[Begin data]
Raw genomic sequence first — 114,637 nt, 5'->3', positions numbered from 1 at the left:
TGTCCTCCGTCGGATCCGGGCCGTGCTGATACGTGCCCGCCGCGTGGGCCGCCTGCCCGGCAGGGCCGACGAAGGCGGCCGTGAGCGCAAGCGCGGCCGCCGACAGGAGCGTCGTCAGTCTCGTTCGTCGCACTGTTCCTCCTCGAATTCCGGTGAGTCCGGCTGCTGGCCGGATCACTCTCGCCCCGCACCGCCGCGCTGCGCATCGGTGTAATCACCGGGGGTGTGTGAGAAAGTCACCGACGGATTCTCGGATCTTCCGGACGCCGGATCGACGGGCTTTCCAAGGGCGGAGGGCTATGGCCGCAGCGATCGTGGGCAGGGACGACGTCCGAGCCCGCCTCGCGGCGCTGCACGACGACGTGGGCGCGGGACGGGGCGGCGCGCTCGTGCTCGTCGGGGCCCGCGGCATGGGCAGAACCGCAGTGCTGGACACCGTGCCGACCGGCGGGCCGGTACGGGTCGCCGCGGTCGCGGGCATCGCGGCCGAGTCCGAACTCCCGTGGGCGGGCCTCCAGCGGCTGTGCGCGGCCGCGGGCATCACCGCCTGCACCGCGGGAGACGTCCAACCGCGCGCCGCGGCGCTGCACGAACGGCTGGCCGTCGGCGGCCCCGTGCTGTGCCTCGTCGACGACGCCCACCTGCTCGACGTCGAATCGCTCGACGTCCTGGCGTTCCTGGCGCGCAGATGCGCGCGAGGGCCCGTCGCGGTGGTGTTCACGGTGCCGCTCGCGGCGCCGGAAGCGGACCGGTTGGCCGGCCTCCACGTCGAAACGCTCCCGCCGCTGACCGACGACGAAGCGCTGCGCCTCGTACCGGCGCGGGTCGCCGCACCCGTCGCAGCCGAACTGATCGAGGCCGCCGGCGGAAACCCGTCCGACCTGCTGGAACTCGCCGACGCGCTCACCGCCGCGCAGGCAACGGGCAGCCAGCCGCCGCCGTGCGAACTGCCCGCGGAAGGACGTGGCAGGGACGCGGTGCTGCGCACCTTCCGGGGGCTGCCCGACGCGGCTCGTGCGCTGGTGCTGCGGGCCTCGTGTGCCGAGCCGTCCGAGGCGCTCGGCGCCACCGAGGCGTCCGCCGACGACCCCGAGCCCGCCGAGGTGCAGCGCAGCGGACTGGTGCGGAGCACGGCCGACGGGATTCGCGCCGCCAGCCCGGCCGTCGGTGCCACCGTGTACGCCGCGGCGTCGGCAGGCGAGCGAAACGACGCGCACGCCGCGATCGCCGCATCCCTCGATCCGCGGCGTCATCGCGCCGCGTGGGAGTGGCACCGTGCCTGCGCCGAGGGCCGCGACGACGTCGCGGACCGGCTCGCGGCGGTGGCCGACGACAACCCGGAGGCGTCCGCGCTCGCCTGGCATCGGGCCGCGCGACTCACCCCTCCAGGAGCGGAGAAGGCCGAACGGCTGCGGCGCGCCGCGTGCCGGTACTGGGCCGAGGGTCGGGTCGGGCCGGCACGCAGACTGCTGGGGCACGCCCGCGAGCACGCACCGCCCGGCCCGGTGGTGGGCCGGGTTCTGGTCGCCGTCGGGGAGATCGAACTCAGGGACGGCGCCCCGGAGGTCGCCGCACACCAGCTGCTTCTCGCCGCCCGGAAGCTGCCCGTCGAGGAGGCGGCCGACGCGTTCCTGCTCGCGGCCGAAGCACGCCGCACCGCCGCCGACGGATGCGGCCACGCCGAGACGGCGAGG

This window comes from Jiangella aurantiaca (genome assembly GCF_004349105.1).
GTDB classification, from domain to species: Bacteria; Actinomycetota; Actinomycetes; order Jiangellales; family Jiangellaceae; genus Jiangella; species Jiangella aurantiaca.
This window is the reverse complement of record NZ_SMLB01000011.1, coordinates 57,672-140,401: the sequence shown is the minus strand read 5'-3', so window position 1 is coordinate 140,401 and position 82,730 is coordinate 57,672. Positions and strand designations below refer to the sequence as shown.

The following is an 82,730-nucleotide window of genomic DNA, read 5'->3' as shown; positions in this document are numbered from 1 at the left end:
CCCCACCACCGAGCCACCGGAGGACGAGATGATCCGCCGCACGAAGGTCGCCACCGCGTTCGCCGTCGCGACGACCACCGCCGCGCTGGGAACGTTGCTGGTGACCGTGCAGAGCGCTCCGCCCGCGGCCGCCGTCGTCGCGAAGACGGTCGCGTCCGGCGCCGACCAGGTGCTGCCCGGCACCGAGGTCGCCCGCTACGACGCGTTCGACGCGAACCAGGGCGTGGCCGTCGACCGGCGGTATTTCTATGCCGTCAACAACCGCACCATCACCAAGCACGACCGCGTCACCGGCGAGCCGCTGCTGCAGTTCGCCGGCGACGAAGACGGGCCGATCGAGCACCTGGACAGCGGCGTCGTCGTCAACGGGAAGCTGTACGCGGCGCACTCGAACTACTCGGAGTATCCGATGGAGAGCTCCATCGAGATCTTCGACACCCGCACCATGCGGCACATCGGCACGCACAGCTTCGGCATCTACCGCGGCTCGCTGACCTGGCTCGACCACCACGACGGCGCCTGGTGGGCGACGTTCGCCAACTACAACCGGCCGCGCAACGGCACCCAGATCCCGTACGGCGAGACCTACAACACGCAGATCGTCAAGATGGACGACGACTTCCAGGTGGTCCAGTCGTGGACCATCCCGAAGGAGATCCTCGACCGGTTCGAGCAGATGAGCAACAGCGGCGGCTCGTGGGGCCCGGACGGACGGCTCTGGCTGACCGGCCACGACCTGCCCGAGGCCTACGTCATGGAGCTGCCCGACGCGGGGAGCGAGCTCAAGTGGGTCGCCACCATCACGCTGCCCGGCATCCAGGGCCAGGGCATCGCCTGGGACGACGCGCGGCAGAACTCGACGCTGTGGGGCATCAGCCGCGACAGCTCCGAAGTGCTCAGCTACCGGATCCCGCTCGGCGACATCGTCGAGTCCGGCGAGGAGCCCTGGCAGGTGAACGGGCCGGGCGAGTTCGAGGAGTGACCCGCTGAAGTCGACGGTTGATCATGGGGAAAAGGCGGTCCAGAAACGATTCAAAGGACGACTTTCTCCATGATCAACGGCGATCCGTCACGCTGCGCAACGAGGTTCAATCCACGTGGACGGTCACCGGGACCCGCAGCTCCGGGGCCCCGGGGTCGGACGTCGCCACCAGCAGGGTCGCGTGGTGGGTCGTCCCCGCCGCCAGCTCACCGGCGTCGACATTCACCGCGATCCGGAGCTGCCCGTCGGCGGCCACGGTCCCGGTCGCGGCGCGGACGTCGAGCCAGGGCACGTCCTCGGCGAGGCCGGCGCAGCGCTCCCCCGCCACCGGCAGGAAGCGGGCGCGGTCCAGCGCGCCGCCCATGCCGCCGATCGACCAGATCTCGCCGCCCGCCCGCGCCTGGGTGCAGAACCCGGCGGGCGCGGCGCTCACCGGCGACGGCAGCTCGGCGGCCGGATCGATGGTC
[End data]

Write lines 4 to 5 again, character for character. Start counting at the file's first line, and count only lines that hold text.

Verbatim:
GTDB classification, from domain to species: Bacteria; Actinomycetota; Actinomycetes; order Jiangellales; family Jiangellaceae; genus Jiangella; species Jiangella aurantiaca.
This window is the reverse complement of record NZ_SMLB01000011.1, coordinates 57,672-140,401: the sequence shown is the minus strand read 5'-3', so window position 1 is coordinate 140,401 and position 82,730 is coordinate 57,672. Positions and strand designations below refer to the sequence as shown.